Date of Graduation


Document Type


Degree Name

Doctor of Philosophy in Microelectronics-Photonics (PhD)

Degree Level





Joseph B. Herzog

Committee Member

Matthew Leftwich

Second Committee Member

Timothy Muldoon

Third Committee Member

Jingyi Chen

Fourth Committee Member

Rick Wise


Nanofabrication, Nanosensor, Optical Enhancement, Optical Sensing, Plasmonics, SERS


Technology based on the interaction between light and matter has entered something of a renaissance over the past few decades due to improved control over the creation of nanoscale patterns. Tunable nanofabrication has benefitted optical sensing, by which light is used to detect the presence or quantity of various substances. Through methods such as Raman spectroscopy, the optical spectra of solid, liquid, or gaseous samples act as fingerprints which help identify a single type of molecule amongst a background of potentially many other chemicals. This technique therefore offers great benefit to applications such as biomedical sensors, airport security, industrial waste management, water treatment, art/jewelry validation, and more. The primary setback of such techniques has been the difficulty of signal measurement, especially when the detected molecules are very sparse within a surrounding material, such as trace levels of a harmful chemical in a gas or liquid sample.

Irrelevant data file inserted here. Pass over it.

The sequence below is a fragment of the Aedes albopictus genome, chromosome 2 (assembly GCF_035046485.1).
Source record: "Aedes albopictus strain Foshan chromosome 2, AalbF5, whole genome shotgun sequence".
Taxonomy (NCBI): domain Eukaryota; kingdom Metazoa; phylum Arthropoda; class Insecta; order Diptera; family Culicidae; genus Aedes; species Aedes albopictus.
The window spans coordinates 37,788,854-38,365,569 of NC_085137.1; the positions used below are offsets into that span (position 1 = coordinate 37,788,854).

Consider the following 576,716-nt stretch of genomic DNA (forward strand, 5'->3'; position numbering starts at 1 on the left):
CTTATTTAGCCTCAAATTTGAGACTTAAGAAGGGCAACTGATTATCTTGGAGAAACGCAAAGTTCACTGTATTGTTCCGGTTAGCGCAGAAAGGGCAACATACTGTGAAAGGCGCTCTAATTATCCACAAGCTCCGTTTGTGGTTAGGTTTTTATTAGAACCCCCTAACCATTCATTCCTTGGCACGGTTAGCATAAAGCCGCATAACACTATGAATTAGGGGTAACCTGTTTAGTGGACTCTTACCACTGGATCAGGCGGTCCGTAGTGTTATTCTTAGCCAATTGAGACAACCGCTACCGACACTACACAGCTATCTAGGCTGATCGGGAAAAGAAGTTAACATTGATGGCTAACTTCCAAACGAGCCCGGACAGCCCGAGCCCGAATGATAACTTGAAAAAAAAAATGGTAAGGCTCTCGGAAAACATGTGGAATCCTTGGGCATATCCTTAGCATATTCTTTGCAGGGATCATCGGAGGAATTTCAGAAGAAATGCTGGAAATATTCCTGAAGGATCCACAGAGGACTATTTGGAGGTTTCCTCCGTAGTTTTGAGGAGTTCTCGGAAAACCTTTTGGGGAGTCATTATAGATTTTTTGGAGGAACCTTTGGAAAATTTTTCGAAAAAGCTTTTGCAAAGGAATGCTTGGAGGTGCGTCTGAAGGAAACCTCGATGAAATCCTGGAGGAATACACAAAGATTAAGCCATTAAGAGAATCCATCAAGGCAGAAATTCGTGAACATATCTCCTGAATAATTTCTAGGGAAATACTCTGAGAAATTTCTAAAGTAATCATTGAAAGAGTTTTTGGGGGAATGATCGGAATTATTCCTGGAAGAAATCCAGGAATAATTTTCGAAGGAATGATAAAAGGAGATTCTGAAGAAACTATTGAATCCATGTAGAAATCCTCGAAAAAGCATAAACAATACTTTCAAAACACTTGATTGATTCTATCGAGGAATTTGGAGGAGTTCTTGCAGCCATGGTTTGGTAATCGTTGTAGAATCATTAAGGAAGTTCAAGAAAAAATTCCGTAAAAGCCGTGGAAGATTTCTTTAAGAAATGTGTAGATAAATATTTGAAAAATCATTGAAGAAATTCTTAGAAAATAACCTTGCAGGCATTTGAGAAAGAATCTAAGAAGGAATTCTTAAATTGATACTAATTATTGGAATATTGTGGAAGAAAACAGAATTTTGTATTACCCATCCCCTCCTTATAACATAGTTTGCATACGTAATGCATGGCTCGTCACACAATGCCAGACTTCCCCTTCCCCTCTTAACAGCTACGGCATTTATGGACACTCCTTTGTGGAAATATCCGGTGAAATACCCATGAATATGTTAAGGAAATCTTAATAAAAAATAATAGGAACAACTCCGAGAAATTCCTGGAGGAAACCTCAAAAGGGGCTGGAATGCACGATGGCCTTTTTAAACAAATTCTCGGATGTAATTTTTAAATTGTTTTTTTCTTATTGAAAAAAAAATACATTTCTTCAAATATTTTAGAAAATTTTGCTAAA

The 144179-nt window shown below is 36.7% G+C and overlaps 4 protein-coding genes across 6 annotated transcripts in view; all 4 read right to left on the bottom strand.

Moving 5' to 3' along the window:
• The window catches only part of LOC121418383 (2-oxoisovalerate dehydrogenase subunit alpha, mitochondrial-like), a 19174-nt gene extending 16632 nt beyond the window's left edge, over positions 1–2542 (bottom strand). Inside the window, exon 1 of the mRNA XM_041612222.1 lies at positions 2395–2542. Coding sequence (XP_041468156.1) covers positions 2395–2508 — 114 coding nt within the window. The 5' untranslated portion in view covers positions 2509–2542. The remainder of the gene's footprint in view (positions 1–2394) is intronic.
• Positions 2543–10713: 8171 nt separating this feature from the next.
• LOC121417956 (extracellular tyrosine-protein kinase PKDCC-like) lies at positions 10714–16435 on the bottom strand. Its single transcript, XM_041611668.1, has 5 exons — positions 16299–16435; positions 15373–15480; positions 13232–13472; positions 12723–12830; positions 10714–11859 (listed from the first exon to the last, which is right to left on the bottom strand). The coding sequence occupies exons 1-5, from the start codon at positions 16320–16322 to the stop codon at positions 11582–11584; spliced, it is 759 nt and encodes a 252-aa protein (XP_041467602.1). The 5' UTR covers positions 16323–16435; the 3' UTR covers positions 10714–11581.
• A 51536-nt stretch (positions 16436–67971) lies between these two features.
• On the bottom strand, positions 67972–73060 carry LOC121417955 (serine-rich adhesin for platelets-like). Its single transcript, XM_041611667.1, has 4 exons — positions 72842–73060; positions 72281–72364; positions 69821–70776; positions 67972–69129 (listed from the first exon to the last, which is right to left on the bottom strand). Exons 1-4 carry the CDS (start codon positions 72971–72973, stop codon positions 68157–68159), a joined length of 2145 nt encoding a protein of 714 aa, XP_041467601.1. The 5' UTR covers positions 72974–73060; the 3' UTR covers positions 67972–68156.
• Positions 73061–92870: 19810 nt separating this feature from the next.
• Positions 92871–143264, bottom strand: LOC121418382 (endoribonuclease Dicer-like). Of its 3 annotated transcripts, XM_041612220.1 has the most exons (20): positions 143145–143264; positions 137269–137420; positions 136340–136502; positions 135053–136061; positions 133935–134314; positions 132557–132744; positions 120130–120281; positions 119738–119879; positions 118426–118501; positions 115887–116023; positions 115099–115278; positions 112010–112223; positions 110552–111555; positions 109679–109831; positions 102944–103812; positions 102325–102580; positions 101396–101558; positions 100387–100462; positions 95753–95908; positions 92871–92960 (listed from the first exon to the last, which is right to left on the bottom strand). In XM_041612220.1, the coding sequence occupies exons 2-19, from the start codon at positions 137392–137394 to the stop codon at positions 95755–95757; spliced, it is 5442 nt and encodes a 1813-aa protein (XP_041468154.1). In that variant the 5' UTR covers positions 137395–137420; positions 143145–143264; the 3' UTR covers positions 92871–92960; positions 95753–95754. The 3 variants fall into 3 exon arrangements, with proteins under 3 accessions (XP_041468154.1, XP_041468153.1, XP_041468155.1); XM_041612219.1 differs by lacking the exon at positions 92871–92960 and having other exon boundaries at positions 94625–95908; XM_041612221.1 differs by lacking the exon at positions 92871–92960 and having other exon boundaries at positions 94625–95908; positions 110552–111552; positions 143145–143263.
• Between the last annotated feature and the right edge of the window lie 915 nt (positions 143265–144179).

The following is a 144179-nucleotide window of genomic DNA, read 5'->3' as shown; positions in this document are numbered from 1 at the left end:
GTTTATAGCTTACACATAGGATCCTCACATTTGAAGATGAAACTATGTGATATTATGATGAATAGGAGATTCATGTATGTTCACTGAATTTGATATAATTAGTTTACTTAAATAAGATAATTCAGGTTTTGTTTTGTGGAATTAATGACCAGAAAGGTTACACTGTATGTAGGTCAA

The ability to enhance light signals from such samples is key to developing affordable solutions to bring this type of optical sensing from being a research lab tool to an every-day technology. It has been found that local electric fields increase significantly by incorporating nanostructures onto surfaces containing the detected substances, thus increasing the signal strength measured at the detector. Using specially engineered metal nanostructures and their plasmonic resonance properties, signals such as Raman scattering from particles of interest can be enhanced to much more useable detection limits. This dissertation work employs two nanofabrication methods to engineer light enhancement to understand and improve real surface-enhanced Raman spectroscopy substrates that can predictably boost the identifying signals measured for probe molecules.

A lithography-based technique and a self-assembly process were studied for producing plasmonic nanostructures with at least one tunable geometrical parameter. These variable nanoscale features were the tuning knobs used during design engineering of optimal light enhancement through computational physics studies. Experimental enhanced Raman spectra were measured using plasmonic metasurfaces, with the signal enhancement found to corroborate theoretical calculations. The results demonstrated the effectiveness of the tunable devices as surface-enhanced sensing devices worthy of further development and study.